I'm having trouble understanding the vocabulary and grammar of this phrase. It's from Attack on Titan S4E26 (minute 10:50 on Hulu, E85 minute 10:30 on Crunchyroll) though it's probably not a spoiler.

A character is told that they can sit this one out and not participate in the next fight. They're in a dilemma. Kill friends and save the world, or let others do the killing for you. This is how they respond:


And this is my translation:

断ります 【ことわります】 - I refuse

手も 【ても】- hand also

汚さず 【よごさず】 - to make dirty, to disgrace (update from the answer - this means "to not make dirty")

正しく 【ただしく】 - righteously

あろう - to be

と - and

する - do / to try to do

なんて - like that

The official translation says:

I refuse. I won't stand by with clean hands.

But it doesn't really capture the dirty-righteous part. And I don't understand how this translation fits. Aside from the initial refusal, is there a refusal in the following phrase? Is the Japanese text an idiom?

  • 2
    The official translation is shit. 手を汚す is an idiom.
    – Jimmy Yang
    Commented Mar 24, 2022 at 2:32
  • 4
    @JimmyYang This official translation seems okay to me. The character is willing to taint their hands.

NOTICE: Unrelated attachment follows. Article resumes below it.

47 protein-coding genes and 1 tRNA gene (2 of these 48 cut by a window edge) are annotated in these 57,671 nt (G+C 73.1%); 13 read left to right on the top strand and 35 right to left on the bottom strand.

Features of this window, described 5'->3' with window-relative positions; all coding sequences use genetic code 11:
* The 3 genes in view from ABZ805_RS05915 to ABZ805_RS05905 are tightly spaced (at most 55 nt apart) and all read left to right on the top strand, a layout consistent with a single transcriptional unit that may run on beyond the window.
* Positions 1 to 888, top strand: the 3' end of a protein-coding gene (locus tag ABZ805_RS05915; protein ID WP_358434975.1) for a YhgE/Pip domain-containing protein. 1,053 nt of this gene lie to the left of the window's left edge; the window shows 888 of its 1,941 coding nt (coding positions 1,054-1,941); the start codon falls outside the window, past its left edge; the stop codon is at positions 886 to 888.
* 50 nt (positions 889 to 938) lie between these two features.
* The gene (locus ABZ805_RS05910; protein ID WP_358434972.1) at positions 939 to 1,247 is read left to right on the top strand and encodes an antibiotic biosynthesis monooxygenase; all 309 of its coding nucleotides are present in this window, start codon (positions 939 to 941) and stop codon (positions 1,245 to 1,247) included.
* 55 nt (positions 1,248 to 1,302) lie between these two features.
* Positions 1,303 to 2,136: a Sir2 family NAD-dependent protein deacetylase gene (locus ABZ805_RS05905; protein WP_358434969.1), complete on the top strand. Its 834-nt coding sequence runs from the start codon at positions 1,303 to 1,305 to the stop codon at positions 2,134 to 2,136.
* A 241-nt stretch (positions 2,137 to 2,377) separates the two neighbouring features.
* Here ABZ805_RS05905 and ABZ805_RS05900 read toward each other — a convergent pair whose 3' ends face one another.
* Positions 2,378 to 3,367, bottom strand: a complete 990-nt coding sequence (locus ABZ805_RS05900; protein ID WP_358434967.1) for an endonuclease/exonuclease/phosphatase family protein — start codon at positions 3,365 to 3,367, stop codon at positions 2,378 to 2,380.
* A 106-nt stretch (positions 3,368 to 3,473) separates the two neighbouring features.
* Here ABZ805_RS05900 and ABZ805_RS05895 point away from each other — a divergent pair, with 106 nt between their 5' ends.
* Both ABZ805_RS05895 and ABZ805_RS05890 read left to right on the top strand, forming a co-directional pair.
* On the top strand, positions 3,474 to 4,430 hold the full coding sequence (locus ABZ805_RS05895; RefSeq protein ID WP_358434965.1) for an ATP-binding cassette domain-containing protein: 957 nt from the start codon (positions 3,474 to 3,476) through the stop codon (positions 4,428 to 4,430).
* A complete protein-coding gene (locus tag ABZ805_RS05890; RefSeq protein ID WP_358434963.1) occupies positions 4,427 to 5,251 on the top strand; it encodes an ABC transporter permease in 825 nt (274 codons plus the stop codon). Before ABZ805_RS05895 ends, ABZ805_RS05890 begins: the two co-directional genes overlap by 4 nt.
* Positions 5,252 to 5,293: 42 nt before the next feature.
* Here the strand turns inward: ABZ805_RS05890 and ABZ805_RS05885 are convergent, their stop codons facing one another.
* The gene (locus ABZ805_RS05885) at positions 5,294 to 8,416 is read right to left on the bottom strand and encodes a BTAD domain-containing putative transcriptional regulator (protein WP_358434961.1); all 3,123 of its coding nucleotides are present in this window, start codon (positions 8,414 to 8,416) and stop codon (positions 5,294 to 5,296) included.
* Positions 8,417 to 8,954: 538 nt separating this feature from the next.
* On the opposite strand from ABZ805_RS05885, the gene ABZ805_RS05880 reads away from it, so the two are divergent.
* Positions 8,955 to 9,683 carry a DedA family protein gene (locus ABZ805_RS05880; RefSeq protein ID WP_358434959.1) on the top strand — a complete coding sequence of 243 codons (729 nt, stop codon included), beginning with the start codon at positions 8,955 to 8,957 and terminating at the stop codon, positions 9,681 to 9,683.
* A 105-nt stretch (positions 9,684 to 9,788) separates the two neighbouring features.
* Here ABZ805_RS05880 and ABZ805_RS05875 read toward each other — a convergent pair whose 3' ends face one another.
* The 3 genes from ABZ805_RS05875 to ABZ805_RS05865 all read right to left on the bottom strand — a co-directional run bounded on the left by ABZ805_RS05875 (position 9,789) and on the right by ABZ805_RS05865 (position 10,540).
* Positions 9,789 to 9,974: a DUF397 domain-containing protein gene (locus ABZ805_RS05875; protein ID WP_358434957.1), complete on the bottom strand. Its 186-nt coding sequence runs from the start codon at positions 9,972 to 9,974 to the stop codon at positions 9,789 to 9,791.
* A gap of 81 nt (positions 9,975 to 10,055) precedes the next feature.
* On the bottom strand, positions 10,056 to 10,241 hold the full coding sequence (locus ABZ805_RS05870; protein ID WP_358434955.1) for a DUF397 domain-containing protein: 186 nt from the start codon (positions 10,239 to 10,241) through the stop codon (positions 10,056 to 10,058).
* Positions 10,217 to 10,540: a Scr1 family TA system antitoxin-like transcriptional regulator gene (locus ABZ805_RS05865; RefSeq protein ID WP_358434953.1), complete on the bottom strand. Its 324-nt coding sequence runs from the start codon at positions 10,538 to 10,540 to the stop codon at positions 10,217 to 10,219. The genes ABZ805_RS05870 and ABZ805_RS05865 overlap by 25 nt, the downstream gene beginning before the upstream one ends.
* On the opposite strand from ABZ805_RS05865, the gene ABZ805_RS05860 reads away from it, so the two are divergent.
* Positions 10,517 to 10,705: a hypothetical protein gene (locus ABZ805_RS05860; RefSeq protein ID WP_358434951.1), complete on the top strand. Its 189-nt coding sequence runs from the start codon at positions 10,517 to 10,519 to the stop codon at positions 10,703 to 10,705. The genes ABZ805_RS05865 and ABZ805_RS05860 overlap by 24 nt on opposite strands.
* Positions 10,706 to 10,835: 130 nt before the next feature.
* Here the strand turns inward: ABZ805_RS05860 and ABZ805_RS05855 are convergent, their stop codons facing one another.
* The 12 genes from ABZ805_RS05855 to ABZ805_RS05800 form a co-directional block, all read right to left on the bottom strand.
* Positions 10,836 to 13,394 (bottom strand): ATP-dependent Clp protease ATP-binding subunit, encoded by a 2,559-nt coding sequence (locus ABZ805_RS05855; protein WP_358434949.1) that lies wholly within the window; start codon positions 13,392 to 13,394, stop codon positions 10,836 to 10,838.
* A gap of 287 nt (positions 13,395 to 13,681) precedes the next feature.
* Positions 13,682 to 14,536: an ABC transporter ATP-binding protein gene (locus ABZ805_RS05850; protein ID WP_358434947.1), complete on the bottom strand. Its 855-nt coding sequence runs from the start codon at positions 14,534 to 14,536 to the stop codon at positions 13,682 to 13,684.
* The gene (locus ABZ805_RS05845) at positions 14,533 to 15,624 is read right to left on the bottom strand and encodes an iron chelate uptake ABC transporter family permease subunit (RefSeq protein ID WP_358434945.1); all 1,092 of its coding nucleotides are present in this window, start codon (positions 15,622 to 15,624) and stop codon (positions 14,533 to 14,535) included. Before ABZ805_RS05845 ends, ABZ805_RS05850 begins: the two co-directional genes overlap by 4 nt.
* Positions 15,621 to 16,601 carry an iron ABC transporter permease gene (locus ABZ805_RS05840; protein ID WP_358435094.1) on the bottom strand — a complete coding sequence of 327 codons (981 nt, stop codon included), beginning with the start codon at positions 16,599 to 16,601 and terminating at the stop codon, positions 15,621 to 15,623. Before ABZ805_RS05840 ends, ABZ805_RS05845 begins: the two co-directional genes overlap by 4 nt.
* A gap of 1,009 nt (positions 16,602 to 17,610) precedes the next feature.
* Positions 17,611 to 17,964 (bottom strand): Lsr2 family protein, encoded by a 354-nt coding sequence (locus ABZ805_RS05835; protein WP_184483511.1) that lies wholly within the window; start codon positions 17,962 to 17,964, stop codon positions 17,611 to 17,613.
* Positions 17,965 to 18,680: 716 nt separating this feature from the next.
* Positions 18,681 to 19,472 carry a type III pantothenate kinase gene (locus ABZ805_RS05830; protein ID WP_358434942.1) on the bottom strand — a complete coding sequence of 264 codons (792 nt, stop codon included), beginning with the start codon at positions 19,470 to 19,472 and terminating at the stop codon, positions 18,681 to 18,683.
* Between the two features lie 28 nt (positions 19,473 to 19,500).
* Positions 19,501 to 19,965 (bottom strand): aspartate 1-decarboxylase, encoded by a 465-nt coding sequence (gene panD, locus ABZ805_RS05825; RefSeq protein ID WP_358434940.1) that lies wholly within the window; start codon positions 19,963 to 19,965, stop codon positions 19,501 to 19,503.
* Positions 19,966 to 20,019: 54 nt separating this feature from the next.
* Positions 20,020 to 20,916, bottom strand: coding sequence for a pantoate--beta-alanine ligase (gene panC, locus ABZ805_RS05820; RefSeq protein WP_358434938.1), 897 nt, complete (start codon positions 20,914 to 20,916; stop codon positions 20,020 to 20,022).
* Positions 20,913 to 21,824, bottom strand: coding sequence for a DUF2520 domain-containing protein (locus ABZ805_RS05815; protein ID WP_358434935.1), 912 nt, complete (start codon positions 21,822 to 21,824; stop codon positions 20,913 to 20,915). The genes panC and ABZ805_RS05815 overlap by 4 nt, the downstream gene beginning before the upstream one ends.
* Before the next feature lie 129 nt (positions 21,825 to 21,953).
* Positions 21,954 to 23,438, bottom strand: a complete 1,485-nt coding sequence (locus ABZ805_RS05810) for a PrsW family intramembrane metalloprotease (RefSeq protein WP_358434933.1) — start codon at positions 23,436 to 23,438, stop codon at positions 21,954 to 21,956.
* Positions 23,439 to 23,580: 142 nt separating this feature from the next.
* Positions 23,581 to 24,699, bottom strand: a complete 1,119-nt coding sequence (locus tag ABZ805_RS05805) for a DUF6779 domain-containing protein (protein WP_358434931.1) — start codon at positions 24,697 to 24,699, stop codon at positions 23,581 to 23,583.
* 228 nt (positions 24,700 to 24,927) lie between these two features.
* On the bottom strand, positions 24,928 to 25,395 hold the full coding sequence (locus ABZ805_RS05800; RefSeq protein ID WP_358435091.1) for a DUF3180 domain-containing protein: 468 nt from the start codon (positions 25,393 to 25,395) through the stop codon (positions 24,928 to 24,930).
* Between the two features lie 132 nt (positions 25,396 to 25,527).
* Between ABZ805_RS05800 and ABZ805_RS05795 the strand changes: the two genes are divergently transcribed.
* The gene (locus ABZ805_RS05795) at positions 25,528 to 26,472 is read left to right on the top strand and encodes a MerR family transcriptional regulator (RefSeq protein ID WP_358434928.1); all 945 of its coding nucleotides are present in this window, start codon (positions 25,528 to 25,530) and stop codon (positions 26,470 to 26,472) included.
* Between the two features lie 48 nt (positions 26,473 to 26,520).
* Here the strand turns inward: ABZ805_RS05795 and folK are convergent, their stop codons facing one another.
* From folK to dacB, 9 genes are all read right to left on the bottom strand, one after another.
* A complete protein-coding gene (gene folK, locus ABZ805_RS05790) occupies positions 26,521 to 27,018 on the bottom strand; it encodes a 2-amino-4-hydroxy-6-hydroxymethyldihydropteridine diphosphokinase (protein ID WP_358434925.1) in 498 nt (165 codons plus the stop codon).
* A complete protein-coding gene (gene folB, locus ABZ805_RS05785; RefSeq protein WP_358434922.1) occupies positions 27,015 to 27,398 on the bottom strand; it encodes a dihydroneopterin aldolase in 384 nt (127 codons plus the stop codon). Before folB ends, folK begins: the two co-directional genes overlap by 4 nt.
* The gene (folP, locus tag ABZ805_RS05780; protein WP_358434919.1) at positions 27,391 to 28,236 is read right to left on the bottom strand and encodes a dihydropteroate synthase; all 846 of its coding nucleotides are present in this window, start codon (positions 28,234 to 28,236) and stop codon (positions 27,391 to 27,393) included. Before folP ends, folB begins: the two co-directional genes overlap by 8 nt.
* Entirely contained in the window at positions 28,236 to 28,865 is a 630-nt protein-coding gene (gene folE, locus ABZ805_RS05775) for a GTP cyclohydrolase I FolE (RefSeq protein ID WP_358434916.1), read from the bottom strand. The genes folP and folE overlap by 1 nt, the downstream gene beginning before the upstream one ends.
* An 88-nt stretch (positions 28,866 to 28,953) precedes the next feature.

– naruto
    Commented Mar 24, 2022 at 4:35
  • 1
    @naruto "I won't stand by with clean hands" may more or less capture the meaning but it certainly isn't idiomatic English. As a native English speaker I have to stop and think about what that sentence might mean. Commented Mar 24, 2022 at 19:26
  • I can imagine an argument for making the translation better (though I personally don't think I'd be bothered by the wording), but that's pretty far away from it being "shit."
    – Leebo
    Commented Mar 25, 2022 at 6:21

1 Answer 1


That sentence is inverted. The version in the normal order would be something like this.


手も汚さず means without getting even my hands dirty. The sense of “even” is added by も. Without it, the phrase would be 手を汚さず. It is used figuratively here, of course. The grammar point here is [V ない-stem]-ず, which is usually translated as “without V-ing”.

正しくあろうとする means to try or strive to be righteous. It matches the construction [V volitional form]-とする, which is usually translated as “try to V”.

So, what the speaker refuses is, literally, something like striving to be righteous without getting even their hands dirty. The official translation conveys the “dirty” part but from the opposite angle because 汚す is used in a negative form anyways. The “righteous” part seems to be missing, indeed. It might have added the adverb “righteously,” although I don’t know how natural that would sound in English.


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